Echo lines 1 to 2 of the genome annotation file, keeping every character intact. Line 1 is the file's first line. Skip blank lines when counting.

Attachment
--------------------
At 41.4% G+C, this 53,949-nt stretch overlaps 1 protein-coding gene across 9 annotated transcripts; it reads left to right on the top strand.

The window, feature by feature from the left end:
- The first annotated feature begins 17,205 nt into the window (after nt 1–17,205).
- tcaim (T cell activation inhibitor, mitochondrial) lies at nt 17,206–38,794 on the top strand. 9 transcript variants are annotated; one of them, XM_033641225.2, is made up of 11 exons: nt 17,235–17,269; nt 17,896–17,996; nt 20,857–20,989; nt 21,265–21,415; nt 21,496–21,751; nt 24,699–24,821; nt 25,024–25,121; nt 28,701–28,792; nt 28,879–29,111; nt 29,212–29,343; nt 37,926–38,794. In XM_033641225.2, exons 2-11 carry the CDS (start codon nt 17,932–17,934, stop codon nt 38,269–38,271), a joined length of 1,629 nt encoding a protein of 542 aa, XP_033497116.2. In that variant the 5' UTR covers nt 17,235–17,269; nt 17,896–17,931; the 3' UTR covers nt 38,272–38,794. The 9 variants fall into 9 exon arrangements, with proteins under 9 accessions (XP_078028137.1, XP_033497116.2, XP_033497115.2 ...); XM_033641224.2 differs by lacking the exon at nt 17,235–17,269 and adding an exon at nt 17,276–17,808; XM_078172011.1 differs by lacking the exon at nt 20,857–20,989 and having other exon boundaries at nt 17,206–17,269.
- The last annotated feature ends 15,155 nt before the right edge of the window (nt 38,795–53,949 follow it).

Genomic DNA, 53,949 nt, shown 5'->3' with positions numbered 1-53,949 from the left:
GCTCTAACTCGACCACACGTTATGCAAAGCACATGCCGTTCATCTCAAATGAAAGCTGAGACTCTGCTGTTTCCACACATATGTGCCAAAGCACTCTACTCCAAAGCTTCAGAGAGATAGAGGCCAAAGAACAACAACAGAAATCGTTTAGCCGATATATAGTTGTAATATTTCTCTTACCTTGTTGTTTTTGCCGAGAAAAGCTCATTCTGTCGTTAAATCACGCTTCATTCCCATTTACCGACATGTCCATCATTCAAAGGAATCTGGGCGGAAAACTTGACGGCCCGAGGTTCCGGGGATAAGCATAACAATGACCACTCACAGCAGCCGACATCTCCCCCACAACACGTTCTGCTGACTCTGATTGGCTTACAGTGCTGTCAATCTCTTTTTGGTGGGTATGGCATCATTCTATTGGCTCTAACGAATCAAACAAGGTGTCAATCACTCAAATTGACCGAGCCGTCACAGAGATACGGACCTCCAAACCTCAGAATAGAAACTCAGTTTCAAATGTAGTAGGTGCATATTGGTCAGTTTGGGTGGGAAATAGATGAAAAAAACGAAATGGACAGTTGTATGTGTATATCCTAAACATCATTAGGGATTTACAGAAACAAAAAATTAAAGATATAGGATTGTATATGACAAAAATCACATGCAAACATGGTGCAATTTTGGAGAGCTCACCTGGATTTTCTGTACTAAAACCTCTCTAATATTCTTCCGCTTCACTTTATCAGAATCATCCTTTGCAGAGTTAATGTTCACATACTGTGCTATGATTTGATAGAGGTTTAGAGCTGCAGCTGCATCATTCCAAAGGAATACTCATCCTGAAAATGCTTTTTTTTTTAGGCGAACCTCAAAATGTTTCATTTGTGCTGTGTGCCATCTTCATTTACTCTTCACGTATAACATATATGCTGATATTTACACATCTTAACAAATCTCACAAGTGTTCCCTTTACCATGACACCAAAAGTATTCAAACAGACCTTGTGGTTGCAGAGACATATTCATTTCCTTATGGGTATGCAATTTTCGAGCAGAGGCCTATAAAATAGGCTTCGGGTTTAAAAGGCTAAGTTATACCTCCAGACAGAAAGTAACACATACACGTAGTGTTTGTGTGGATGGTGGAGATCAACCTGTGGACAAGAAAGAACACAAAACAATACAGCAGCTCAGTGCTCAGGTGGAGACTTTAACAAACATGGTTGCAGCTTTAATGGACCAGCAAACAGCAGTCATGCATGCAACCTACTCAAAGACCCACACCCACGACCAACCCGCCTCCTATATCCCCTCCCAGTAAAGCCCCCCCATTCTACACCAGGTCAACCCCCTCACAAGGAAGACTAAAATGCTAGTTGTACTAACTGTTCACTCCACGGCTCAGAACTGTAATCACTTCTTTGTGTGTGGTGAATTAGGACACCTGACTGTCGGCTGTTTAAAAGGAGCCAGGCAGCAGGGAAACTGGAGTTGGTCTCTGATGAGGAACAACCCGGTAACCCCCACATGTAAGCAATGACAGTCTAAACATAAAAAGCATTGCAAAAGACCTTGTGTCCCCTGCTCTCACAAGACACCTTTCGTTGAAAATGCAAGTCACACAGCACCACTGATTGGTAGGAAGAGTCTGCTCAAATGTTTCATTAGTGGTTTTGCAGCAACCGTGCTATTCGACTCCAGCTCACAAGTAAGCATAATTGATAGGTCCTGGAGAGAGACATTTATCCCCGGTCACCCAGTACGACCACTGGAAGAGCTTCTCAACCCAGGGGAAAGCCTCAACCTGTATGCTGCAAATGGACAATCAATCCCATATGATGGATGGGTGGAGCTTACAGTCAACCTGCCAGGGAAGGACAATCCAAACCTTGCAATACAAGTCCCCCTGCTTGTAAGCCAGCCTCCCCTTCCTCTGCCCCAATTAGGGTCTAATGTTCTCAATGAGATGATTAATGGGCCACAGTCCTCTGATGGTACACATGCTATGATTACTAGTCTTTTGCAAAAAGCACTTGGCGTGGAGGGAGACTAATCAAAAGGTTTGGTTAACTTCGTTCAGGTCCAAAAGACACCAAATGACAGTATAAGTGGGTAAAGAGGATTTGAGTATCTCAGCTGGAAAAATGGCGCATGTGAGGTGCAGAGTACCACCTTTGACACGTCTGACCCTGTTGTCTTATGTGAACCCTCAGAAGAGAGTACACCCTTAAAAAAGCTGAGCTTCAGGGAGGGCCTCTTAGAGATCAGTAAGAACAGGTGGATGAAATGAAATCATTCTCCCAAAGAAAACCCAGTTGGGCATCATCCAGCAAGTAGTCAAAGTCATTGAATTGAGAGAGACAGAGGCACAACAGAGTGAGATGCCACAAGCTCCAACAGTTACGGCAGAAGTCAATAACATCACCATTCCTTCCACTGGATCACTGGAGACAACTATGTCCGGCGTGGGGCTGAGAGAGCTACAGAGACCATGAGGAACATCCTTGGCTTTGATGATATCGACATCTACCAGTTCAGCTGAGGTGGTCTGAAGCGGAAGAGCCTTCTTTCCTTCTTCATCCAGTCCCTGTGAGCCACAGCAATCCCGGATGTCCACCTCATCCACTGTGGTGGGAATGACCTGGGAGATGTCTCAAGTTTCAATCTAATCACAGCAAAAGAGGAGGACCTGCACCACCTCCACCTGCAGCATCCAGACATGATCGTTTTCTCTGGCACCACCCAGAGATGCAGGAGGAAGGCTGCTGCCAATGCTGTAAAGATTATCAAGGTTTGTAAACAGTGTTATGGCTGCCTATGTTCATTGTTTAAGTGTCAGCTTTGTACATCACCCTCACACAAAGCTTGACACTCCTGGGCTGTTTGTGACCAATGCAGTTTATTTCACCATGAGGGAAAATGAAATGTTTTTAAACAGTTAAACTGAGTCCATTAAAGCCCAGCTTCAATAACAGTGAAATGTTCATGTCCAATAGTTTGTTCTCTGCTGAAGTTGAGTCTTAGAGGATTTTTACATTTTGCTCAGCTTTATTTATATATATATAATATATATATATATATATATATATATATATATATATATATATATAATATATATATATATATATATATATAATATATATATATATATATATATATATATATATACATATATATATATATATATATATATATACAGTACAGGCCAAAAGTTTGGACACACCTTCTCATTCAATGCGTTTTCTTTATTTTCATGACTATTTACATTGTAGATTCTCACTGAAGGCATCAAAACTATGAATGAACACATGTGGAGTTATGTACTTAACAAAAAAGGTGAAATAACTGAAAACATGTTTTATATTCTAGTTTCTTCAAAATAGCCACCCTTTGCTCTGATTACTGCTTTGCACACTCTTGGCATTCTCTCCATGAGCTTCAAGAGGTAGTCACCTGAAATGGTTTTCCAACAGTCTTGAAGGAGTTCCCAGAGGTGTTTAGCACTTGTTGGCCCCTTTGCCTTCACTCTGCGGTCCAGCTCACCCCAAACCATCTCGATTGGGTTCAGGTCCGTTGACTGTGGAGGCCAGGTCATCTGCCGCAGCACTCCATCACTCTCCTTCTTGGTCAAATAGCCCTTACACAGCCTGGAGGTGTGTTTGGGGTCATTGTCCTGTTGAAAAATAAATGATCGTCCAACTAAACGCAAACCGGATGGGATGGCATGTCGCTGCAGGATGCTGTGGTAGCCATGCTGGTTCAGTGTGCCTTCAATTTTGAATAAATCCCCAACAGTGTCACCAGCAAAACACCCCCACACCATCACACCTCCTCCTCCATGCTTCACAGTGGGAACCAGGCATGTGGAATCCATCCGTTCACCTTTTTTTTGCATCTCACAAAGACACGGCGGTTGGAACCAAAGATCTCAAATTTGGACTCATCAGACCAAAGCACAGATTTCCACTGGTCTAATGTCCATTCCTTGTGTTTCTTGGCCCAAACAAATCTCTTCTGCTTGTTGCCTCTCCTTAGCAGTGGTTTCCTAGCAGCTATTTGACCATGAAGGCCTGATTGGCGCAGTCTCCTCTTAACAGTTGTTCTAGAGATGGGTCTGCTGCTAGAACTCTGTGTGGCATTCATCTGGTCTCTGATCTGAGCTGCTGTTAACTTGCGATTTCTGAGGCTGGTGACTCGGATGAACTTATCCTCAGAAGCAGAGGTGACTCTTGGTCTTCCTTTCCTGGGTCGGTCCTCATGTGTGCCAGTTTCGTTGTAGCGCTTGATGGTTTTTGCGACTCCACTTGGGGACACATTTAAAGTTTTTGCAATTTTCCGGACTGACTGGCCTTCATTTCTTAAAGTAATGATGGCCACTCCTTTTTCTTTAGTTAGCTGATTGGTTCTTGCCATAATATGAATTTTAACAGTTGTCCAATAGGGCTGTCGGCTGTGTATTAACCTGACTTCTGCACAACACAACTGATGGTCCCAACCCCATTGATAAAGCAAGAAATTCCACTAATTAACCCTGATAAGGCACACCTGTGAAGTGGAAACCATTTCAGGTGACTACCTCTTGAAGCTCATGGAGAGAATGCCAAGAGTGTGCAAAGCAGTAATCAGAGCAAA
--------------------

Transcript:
At 41.4% G+C, this 53,949-nt stretch overlaps 1 protein-coding gene across 9 annotated transcripts; it reads left to right on the top strand.

The window, feature by feature from the left end: